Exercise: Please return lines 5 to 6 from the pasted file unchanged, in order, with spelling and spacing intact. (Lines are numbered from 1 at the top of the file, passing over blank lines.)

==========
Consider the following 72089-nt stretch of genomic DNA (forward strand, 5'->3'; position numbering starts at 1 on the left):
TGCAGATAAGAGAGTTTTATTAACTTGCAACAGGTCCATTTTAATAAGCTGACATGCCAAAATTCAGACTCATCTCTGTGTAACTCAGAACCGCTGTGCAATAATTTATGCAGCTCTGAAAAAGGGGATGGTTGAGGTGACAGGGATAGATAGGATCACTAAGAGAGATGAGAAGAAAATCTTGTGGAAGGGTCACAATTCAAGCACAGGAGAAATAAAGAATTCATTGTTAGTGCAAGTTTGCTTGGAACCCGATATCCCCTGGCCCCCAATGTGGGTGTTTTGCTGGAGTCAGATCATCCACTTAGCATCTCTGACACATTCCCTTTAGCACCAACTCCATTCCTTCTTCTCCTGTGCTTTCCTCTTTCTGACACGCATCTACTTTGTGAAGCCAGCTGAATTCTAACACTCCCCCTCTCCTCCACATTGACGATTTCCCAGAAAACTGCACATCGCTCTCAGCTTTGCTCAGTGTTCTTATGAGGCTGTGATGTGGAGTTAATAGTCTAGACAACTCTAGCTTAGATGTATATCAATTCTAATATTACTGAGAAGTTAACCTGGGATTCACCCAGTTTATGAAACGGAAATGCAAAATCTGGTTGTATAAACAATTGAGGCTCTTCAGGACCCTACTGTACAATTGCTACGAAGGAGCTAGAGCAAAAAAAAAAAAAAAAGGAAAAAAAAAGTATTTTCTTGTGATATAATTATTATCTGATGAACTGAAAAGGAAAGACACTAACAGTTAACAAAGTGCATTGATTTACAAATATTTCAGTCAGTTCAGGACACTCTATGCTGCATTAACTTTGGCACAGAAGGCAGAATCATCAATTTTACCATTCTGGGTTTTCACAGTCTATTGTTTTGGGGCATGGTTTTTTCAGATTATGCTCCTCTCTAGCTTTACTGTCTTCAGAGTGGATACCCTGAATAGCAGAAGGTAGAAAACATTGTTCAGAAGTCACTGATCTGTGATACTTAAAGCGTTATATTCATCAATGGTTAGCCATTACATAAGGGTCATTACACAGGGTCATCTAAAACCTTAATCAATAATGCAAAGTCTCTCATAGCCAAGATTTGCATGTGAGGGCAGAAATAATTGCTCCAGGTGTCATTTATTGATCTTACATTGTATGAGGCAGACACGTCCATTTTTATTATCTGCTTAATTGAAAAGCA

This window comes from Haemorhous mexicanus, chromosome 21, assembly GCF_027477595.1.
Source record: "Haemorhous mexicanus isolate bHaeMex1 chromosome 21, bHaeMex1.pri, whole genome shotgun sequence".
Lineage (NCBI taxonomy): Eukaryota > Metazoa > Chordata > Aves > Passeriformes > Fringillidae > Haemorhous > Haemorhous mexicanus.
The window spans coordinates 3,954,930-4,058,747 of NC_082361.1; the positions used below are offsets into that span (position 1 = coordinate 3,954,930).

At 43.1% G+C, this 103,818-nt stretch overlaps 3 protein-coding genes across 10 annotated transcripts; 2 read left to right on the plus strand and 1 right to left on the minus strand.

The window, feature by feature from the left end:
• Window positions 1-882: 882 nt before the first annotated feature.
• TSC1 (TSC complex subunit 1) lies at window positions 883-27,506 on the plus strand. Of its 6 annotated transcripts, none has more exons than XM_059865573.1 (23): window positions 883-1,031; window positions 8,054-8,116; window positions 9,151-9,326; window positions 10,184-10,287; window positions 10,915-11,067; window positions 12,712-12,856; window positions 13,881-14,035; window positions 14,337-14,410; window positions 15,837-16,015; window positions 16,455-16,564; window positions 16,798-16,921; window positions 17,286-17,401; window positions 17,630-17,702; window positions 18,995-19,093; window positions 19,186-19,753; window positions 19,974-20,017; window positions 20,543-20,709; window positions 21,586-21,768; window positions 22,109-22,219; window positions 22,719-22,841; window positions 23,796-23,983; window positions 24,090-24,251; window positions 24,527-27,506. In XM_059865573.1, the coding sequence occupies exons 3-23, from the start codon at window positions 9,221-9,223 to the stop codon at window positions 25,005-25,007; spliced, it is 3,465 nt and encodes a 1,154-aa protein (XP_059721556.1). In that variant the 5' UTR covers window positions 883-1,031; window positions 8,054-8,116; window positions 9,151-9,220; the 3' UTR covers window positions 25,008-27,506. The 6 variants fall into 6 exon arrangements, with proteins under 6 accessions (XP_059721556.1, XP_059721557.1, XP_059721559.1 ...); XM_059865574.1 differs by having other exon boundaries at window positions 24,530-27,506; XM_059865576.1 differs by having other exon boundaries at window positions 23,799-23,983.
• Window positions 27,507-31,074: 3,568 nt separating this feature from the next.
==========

Lineage (NCBI taxonomy): Eukaryota > Metazoa > Chordata > Aves > Passeriformes > Fringillidae > Haemorhous > Haemorhous mexicanus.
The window spans coordinates 3,954,930-4,058,747 of NC_082361.1; the positions used below are offsets into that span (position 1 = coordinate 3,954,930).